Lego veterans need not reach for their plastic pitchforks and torches, though. The hallmark comedy finds a natural outlet during the open-world sections, chiefly through a series of humdrum fetch quests wrapped up in a blanket of devil-may-care charm; an Uruk Hai warrior asking you to find his chef hat so that he can open a restaurant, a hobbit having lost his lucky umbrella in the Dead Marshes.

It’s during the open-world stints as well that the puzzles and platforming take centre stage and the savvy interplay between characters is put to best use. You can switch between the 80-odd characters on the fly and they each have their own perks and gadgets. Legolas, for example, can use his bow and arrow to fashion makeshift swinging bars that only he can master. Elsewhere, Gollum can scale certain walls, crawl through tunnels and cough up his name like a dry-heaving cat. Together the unlikely pair can clamber to the top of Saruman’s tower, but alone they get nowhere.

It’s this synergy between characters, coupled with the ludicrously deep treasure trove of unlockables, that provide reason to revisit levels and adventure through Middle-earth long after the story ends. But Traveller’s Tales masterstroke here is marrying the open-world antics of DC Heroes with Howard Shore’s rousing and wistful film score. Shore’s tender refrains and swelling battle anthems could make an across-the-road lunchtime trip to Costcutter a stentorian tale of derring-do that spells out in bold capital letters the true meaning of friendship and sacrifice (just imagine, for a moment, what they can do to a man sat in his pants writing about Lego videogames. Wait, don’t.) The score is as important to free-roaming around Middle-earth on horseback as Grand Theft Auto’s radio stations are to whoosing around Liberty City in a shiny new sports car.

There are enough niggles that make enough of a dent to warrant a couple of grumbly paragraphs at the end here. The camera has a knack for misbehaving in tight areas, the controls can be clumsy when you’re jumping across small platforms and the friendly AI is often cool with following you but not actually joining in the fight. I’m not cool with that. This is the fellowship of the ring, dammit.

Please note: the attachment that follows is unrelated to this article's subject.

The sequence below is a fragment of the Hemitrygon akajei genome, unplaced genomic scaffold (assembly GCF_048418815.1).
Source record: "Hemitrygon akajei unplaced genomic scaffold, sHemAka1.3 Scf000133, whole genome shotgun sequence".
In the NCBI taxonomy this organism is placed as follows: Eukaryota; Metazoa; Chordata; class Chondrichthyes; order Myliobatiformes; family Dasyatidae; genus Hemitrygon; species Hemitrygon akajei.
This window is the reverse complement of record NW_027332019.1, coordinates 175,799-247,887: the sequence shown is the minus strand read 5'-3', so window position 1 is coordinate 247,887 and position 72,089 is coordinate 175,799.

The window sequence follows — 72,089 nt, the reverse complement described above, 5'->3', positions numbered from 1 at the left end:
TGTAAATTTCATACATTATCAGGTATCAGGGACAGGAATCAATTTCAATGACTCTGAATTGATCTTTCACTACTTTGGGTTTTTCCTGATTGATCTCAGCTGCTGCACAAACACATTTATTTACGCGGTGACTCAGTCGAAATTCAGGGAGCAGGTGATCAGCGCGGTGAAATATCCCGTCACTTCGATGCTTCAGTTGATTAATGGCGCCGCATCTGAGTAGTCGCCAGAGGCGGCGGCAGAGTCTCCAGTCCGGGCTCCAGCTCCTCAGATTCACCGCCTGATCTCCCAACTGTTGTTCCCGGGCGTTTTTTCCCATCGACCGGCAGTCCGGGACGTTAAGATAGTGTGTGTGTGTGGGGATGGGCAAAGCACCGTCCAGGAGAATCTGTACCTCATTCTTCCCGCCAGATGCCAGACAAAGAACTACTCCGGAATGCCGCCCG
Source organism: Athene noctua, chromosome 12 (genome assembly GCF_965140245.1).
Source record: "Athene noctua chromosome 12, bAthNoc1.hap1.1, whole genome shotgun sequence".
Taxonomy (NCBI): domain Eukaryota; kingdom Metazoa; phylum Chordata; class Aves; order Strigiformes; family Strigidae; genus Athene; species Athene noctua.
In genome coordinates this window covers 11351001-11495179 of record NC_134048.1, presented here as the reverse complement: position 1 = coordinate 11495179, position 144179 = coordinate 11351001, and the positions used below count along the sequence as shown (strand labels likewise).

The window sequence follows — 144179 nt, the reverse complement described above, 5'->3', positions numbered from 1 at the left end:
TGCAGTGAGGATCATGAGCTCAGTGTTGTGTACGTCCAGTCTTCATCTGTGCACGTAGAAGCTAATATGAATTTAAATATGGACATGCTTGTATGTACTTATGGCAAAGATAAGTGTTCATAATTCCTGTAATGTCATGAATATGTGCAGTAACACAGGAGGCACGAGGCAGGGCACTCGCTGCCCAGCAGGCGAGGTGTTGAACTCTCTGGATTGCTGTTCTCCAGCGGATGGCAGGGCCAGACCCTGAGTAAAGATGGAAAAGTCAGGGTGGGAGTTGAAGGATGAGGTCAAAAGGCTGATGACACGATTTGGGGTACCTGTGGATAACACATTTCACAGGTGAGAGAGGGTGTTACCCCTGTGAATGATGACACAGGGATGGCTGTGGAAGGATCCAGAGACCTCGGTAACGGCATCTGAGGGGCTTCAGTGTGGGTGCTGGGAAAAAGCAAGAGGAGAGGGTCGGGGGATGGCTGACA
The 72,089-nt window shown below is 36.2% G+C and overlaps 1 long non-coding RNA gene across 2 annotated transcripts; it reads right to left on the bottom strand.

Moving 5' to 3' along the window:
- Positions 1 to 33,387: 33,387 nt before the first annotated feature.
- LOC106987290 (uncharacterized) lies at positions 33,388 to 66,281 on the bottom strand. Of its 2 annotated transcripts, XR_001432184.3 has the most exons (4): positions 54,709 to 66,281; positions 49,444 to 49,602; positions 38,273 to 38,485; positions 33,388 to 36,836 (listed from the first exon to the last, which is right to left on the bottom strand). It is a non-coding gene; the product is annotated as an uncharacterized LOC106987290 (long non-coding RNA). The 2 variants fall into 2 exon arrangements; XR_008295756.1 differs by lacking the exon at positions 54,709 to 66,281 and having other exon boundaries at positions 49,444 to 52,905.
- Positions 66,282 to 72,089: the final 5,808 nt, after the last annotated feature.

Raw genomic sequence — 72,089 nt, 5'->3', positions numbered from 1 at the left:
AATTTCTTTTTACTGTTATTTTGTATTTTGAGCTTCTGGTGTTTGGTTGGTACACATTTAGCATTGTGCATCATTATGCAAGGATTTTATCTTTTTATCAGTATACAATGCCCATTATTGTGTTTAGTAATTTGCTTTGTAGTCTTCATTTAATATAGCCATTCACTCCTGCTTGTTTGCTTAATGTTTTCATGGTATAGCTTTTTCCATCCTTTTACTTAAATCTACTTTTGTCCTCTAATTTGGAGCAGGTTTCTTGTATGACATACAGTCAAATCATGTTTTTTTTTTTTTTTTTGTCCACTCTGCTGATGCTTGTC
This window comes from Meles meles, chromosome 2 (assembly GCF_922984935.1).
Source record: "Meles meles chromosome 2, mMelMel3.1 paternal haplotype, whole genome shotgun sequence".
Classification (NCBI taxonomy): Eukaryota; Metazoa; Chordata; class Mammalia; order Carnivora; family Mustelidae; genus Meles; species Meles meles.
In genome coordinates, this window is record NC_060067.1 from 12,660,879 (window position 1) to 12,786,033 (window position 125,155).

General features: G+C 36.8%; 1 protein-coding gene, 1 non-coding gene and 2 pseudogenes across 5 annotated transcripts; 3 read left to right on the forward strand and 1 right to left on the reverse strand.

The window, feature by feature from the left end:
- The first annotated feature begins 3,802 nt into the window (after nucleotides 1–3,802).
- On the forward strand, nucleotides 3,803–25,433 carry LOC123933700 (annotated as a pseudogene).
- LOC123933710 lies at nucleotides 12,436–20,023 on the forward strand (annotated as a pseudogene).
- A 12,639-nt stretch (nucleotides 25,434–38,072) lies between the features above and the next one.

It’s also a shame that there’s a miserable blur effect marring anything more than a few feet away. It’s particularly odd because elsewhere the engine manages to replicate the scale of the larger battles reasonably well. The gloomy struggle at Helms Deep is particularly admirable, with hundreds of characters wrestling in the periphery while trolls bearing battering rams clatter about on the dancefloors of war.

But there are so many lovely little touches that win you back. That the king of Rohan rattles the spears of his trembling horseman before they cannonball down into the abyss is a delightful exemplification of the love and respect Telltale demonstrate time and again for Tolkien’s epic. Exploring Bag End is another joy, as is scaling Sauruman’s tower to find the silly sod stranded up there looking glum. Gollum’s the highlight, though. They owe a huge debt to Andy Serkis, but Traveller’s Tales have nailed the mannerisms and behaviour of Lord of the Rings’ most dazzling character. It’s the combination of all these little things that breath life into Lego Middle-earth.

That it has taken the developer seven years and twelve games to saddle The Lord of the Rings to its fail-safe mould might come as a surprise, but you need only dedicate a few hours to the adventures of Frodo Baggins and co. to appreciate just how crucial that seven-year wait has been. The voice work, the score, the open-world nature of the game; would any of that have been possible four years ago? Unlikely.

This is a Lego game with all the trappings; a delightfully arch yet faithful coming-together of Traveller’s Tales storied formula and one of the most treasured western tales penned over the last century. But it’s also Traveller Tale’s crowning glory – the result of seven years spent tweaking and refining – and the veteran developer will struggle to find another franchise as fitting as The Lord of the Rings to upstage it.